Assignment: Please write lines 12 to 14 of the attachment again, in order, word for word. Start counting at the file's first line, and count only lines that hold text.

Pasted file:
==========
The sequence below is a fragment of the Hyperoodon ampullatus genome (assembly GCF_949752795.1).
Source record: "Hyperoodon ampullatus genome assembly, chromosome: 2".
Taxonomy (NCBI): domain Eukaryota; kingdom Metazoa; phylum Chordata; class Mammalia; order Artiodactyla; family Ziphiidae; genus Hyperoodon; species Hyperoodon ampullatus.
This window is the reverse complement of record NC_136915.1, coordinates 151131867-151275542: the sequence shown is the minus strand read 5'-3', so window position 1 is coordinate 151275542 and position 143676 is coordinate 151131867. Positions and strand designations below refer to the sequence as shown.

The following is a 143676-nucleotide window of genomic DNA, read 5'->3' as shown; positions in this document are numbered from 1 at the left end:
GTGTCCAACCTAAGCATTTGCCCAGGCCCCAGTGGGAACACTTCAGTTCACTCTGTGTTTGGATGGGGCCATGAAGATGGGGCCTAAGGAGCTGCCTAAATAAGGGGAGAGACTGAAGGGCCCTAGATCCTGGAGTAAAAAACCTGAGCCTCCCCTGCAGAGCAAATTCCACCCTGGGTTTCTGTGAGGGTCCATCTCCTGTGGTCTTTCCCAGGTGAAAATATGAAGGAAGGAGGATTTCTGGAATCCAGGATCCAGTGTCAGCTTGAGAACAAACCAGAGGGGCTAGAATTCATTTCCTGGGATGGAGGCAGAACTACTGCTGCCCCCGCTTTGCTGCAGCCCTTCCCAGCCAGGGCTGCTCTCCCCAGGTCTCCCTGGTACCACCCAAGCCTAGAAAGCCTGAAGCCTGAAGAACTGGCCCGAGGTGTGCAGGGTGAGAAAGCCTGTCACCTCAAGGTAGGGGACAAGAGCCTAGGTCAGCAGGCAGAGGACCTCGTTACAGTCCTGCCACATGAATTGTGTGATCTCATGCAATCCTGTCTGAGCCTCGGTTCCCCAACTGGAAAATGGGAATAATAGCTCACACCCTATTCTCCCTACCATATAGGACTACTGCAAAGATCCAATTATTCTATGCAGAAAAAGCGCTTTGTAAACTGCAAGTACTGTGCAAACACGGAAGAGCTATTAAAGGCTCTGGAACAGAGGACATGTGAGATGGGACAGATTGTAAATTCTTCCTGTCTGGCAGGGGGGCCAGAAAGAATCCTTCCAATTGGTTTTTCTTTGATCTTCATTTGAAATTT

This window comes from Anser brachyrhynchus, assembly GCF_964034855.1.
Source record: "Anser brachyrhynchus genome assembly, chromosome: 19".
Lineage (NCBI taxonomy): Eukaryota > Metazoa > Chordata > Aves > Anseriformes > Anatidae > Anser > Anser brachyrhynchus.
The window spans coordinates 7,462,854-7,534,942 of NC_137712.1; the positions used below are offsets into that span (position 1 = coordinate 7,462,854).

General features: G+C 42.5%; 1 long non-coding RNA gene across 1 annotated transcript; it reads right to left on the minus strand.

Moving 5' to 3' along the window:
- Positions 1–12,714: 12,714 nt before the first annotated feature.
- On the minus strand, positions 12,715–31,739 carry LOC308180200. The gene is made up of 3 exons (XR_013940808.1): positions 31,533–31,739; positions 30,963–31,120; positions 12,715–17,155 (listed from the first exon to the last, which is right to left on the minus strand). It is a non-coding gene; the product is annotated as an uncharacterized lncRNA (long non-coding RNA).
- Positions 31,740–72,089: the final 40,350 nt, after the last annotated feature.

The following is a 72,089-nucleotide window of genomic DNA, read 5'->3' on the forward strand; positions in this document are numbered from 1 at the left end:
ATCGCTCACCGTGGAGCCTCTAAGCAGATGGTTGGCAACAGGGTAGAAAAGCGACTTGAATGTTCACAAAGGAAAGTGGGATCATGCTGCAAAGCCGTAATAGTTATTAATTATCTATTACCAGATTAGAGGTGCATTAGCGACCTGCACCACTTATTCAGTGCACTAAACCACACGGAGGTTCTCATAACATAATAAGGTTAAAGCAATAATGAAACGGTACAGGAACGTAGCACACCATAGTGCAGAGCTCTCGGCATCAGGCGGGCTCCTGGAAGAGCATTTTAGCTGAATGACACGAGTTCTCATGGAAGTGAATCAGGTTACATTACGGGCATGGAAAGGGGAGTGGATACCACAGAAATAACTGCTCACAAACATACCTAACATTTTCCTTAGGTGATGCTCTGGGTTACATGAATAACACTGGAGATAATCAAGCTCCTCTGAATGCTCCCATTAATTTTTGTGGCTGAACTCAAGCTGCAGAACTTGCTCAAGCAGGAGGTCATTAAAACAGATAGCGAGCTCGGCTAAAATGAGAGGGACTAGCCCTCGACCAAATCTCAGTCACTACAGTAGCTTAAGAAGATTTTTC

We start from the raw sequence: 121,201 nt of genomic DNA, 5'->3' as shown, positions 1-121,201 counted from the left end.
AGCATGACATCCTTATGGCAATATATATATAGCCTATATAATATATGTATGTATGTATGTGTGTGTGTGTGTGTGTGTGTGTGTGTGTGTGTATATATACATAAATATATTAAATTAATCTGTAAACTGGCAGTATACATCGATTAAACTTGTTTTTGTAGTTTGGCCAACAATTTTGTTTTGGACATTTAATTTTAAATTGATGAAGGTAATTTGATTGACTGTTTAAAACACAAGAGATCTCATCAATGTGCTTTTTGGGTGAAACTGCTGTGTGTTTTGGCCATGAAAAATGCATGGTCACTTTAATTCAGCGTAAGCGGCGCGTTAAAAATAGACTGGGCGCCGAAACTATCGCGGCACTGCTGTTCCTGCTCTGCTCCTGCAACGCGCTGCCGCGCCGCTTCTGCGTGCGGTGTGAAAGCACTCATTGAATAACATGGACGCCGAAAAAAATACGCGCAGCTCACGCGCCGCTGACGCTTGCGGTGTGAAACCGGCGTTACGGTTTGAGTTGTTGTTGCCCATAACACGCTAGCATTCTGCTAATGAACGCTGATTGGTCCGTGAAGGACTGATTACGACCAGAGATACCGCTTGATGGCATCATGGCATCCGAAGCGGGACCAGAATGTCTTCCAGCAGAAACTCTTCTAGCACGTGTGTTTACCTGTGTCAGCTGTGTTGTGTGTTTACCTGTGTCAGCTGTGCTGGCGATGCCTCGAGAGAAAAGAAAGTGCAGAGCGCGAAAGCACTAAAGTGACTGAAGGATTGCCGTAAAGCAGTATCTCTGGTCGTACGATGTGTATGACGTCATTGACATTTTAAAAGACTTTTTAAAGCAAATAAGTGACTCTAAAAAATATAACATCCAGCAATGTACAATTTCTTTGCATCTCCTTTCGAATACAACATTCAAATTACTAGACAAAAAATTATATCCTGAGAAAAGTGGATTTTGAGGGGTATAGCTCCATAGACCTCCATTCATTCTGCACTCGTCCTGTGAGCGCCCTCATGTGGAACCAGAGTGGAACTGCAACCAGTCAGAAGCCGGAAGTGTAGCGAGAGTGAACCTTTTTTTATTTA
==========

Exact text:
Moving 5' to 3' along the window:
- Positions 1–12,714: 12,714 nt before the first annotated feature.
- On the minus strand, positions 12,715–31,739 carry LOC308180200. The gene is made up of 3 exons (XR_013940808.1): positions 31,533–31,739; positions 30,963–31,120; positions 12,715–17,155 (listed from the first exon to the last, which is right to left on the minus strand). It is a non-coding gene; the product is annotated as an uncharacterized lncRNA (long non-coding RNA).